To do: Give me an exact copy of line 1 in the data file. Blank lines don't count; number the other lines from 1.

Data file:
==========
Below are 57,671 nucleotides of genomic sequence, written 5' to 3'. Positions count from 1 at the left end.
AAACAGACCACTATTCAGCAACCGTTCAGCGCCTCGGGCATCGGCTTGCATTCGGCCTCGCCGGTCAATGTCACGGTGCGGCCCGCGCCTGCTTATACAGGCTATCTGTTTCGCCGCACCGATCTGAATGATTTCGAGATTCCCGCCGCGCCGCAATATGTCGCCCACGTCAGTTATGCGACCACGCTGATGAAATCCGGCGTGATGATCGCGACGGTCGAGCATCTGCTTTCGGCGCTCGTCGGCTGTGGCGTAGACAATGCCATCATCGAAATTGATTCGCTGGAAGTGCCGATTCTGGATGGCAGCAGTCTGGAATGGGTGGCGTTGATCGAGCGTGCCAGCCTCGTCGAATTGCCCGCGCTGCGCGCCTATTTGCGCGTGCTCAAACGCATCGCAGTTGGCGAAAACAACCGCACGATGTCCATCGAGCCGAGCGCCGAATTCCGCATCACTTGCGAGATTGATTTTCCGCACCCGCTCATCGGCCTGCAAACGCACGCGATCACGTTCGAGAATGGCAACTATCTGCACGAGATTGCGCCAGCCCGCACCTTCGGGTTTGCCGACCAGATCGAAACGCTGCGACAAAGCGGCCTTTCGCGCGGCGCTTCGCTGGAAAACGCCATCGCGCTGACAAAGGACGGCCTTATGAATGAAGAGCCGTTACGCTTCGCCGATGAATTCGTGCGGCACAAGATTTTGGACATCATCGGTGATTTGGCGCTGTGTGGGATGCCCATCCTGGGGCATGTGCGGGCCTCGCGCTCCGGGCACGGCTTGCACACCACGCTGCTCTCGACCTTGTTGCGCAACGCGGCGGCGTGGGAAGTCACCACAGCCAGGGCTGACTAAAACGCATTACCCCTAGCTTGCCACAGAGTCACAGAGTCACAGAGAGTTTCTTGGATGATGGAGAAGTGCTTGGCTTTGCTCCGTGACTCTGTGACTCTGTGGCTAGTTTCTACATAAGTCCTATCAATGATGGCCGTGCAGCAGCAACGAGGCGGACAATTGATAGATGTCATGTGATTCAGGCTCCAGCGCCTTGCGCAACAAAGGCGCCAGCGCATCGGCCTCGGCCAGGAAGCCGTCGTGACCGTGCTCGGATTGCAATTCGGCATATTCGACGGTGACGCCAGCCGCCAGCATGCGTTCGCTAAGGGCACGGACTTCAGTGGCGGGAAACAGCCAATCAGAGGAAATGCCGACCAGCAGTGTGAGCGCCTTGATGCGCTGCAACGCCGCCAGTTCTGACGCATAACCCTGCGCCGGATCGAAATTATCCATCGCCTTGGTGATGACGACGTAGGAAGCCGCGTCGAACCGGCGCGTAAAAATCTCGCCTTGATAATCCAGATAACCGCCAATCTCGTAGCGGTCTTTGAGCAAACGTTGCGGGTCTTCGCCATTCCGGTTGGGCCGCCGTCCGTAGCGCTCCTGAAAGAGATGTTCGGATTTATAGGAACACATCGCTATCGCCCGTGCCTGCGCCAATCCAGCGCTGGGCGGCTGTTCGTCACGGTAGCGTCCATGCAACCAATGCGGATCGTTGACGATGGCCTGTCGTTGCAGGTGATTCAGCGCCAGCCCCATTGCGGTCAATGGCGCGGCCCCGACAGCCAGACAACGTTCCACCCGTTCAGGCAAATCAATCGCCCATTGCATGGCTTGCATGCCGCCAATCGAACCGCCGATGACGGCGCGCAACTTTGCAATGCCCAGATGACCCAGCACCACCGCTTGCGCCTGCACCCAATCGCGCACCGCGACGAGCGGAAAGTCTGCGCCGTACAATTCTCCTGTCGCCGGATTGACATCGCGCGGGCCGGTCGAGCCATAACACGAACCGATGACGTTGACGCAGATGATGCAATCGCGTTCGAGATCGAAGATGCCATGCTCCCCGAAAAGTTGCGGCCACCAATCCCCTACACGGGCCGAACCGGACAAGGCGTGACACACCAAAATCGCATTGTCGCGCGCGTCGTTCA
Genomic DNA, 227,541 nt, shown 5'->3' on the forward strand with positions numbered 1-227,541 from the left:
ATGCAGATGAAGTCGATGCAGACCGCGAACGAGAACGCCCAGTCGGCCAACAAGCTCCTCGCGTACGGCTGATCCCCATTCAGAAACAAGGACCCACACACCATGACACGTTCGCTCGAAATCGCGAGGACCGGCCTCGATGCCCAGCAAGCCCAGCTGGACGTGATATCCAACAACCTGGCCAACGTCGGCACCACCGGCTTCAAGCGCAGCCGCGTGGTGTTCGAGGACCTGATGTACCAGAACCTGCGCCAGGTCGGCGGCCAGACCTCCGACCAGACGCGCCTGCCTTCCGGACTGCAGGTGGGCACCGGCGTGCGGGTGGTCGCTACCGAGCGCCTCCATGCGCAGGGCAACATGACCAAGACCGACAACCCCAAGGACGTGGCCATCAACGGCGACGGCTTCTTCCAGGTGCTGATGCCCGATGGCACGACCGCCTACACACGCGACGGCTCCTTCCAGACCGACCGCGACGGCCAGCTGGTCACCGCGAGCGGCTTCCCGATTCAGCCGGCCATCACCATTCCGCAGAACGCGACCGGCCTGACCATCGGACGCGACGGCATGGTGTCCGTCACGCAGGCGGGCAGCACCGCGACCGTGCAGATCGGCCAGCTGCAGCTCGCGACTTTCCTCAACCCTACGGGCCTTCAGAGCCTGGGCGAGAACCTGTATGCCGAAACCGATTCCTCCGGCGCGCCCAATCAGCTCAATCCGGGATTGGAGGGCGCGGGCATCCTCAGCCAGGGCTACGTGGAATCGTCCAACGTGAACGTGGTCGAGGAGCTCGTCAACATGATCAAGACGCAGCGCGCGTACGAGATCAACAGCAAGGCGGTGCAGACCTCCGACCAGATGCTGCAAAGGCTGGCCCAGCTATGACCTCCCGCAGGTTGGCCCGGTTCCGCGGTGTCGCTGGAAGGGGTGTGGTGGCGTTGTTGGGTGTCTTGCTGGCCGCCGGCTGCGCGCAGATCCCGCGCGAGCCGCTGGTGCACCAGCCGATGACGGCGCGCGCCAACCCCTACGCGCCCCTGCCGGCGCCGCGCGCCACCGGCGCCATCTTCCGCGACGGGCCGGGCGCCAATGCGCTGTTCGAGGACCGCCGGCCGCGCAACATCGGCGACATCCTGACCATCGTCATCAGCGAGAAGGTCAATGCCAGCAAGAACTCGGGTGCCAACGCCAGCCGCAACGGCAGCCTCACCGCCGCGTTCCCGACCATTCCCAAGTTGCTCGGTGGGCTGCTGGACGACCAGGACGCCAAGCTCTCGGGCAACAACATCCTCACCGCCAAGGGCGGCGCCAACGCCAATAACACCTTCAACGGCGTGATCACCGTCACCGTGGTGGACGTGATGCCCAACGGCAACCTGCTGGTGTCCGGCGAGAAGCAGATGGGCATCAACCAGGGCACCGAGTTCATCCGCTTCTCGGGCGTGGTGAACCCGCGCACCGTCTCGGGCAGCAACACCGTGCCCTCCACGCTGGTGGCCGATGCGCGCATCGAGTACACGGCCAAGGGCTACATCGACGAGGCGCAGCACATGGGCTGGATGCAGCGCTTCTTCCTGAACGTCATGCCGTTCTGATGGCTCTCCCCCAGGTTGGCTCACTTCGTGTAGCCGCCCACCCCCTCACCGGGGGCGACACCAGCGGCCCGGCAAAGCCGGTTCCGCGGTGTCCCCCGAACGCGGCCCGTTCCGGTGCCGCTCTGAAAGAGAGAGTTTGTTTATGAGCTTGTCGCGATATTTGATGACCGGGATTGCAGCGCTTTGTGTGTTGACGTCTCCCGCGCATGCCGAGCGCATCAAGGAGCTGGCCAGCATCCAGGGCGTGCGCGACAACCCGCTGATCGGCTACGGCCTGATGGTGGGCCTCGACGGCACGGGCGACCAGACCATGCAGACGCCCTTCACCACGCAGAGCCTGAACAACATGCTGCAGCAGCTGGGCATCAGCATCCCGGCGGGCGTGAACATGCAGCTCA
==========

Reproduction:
Below are 57,671 nucleotides of genomic sequence, written 5' to 3'. Positions count from 1 at the left end.